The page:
73-91: born Seattle, grew up San Jose 00: married (Amy), house (W.Phila) 05: Jada (China) 07: Aaron (Taiwan) 15: Asher (OKC) | 91-95: BS Wharton (Acctg, Mgmt) 04-06: MPA Fels (EconDevt, PubFnce) 12-: Teach GAFL517 (Fels) | 95-05: EVP Enterprise Ctr 06-12: Director Econsult Corp 13-: SrVP/Principal Econsult Solns | Bds: ACT, Asian Chamber, City Schl, Design Collab, PACDC, Phila Water Rate Bd, Preservation Alliance, SBN, Science Ctr (STEM), Welcoming Ctr
Recommended Reads, 13th in a Quarterly Series
Stuff I'd recommend from the past few months:
Sex and the Supremacy of Christ (Piper). A good, Biblical perspective on sexual sin - why it's wrong, why we do it anyway, and why and how to overcome it.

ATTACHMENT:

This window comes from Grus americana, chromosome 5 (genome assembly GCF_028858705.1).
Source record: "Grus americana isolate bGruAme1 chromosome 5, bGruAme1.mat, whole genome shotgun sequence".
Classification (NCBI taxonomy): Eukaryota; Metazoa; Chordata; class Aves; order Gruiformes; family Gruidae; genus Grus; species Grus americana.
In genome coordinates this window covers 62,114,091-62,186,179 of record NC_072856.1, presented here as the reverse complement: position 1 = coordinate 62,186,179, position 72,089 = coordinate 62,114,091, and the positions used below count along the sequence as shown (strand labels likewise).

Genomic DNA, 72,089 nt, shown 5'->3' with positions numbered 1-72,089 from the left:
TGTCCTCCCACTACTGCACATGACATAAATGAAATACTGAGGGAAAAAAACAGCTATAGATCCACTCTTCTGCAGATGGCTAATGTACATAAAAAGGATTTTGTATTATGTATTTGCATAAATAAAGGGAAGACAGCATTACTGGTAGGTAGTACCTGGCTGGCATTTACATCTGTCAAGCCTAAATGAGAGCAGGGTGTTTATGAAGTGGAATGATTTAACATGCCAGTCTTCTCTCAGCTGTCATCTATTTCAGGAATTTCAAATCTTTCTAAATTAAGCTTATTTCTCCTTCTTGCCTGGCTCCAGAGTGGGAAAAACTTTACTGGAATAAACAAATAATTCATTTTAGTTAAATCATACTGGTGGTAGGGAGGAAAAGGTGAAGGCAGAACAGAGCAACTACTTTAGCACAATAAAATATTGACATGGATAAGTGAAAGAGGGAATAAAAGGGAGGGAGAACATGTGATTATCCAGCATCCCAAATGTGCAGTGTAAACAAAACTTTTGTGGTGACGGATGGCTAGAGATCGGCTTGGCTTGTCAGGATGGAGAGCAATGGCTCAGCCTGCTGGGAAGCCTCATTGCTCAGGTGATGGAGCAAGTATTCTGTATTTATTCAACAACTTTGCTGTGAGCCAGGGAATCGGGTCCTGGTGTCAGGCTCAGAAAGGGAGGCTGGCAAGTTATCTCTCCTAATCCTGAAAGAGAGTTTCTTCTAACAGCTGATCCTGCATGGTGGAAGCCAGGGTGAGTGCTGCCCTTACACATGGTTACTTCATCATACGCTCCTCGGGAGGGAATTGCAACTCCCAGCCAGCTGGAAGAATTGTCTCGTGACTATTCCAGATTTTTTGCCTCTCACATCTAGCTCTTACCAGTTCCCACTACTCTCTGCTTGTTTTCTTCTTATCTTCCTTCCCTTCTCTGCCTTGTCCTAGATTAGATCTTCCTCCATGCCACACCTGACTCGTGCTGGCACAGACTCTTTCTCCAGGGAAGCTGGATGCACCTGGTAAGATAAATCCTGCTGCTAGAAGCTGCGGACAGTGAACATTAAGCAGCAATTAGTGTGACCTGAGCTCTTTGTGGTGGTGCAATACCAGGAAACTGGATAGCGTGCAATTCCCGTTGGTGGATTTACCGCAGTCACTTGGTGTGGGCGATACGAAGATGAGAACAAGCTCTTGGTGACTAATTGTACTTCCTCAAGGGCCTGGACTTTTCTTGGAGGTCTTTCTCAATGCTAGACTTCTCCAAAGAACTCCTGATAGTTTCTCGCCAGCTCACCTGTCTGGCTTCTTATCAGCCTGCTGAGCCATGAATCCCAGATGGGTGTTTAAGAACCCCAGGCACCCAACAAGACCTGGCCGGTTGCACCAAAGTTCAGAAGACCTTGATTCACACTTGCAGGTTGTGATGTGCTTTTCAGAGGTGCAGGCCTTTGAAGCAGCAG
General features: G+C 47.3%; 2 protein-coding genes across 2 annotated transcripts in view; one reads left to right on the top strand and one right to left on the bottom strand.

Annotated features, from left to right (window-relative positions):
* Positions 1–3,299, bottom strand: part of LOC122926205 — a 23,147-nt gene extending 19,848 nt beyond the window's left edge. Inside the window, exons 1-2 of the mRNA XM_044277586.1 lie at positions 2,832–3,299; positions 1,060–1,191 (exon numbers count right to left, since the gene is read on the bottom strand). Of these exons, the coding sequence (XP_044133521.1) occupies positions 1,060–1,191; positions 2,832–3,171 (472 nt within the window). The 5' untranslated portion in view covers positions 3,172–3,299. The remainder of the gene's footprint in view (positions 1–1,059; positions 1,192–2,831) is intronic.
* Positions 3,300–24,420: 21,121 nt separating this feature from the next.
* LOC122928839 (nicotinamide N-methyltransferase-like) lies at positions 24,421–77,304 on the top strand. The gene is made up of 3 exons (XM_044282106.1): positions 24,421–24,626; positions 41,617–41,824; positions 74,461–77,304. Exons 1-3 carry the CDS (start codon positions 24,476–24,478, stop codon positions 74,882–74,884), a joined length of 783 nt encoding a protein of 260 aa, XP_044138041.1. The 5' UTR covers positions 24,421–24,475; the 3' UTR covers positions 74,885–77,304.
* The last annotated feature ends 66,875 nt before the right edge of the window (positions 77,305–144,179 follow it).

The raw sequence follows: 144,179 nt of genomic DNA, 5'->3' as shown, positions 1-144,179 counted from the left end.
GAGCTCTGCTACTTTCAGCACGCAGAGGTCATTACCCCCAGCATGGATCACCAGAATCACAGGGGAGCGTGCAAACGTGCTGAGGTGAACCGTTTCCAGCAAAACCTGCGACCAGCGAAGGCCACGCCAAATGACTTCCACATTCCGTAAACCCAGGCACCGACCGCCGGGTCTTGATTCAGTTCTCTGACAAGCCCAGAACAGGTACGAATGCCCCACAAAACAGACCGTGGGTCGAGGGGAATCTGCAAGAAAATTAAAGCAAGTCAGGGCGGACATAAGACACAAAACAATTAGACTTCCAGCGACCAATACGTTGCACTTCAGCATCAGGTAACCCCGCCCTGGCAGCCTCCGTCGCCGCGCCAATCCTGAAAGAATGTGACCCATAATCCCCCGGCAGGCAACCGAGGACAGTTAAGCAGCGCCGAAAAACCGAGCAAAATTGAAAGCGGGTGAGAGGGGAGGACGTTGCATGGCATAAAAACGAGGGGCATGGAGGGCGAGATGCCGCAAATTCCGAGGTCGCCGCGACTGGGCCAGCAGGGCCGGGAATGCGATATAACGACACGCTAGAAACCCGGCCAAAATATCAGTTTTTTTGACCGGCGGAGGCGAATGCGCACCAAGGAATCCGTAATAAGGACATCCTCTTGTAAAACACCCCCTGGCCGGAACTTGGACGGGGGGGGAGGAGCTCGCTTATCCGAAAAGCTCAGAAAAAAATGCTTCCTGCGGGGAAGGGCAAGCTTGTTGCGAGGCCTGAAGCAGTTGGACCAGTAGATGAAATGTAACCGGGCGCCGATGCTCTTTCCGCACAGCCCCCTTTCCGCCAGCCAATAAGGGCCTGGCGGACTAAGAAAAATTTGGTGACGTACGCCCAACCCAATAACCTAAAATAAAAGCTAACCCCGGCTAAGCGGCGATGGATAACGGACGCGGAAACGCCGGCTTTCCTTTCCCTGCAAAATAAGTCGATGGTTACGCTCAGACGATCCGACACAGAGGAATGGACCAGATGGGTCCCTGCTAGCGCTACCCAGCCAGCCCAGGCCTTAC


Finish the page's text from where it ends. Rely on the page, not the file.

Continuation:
Lincoln: The Biography of a Writer (Kaplan). We've all read Lincoln bios, but this one is a fun lens by which to understand the one many consider to be our greatest president, which is as a crafter of written arguments.
The Age of Gold: The California Gold Rush and the New American Dream (Brands). Even though I grew up inCalifornia and studied the gold rush in grade school, I had no idea how big, how global, and how transformative it was.
The Big Burn: Teddy Roosevelt and the Fire that Saved America (Egan). A dramatic account of a huge fire and the before and after politics of the Forest Service. .
SuperFreakonomics: Global Cooling, Patriotic Prostitutes, and Why Suicide Bombers Should Buy Life Insurance (Levitt). Levitt and Dubner at their best, with clever and counter-intuitive arguments culled from econometric analysis and economic theory.
Guns, Germs, and Steel: The Fates of Human Societies (Diamond). Diamond goes way way way back, and gets at the fundamental causes behind regional differences in human advancement.
A Short History of Nearly Everything (Bryson). Not nearly as laugh-out-loud funny as his other stuff, but just as engaging.